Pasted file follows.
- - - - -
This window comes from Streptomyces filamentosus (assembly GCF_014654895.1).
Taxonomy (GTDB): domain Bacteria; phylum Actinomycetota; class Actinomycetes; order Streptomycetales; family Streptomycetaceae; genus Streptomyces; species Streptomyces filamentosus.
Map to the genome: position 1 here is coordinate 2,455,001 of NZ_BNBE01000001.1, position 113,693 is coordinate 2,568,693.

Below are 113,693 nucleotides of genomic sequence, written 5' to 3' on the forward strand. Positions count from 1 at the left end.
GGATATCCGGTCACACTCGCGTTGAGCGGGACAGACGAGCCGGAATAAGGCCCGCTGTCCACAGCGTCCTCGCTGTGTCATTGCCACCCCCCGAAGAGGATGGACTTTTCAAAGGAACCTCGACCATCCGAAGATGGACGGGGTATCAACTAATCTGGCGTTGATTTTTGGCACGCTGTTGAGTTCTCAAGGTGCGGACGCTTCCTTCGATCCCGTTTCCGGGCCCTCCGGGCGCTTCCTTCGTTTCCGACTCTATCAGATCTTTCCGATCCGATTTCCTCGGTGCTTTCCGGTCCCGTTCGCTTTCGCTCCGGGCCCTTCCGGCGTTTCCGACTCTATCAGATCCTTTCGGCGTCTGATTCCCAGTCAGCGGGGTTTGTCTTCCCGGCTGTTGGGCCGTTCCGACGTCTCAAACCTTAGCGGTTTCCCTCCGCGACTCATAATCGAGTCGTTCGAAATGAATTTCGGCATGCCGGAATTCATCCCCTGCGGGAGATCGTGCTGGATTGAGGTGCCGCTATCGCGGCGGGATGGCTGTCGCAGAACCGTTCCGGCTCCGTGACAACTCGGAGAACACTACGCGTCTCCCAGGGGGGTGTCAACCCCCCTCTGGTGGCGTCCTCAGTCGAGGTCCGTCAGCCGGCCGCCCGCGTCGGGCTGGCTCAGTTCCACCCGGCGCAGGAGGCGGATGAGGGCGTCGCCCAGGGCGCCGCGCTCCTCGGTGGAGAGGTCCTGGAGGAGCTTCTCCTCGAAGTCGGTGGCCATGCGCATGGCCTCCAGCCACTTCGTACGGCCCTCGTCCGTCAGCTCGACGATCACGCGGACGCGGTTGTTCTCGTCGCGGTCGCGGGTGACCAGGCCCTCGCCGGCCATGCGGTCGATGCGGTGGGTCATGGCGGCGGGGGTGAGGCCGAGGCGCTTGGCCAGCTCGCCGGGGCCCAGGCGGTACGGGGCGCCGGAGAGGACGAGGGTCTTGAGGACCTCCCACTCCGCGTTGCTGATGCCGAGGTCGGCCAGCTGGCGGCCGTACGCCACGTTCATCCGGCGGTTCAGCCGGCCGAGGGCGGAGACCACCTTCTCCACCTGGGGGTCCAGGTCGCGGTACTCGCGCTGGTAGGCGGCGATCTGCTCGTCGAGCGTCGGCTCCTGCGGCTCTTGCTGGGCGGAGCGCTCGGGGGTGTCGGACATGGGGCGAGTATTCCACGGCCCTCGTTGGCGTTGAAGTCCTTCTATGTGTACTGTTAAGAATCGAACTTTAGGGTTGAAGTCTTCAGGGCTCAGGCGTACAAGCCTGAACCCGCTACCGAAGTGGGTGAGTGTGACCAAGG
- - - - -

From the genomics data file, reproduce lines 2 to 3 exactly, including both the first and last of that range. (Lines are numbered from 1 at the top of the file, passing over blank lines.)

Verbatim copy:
Taxonomy (GTDB): domain Bacteria; phylum Actinomycetota; class Actinomycetes; order Streptomycetales; family Streptomycetaceae; genus Streptomyces; species Streptomyces filamentosus.
Map to the genome: position 1 here is coordinate 2,455,001 of NZ_BNBE01000001.1, position 113,693 is coordinate 2,568,693.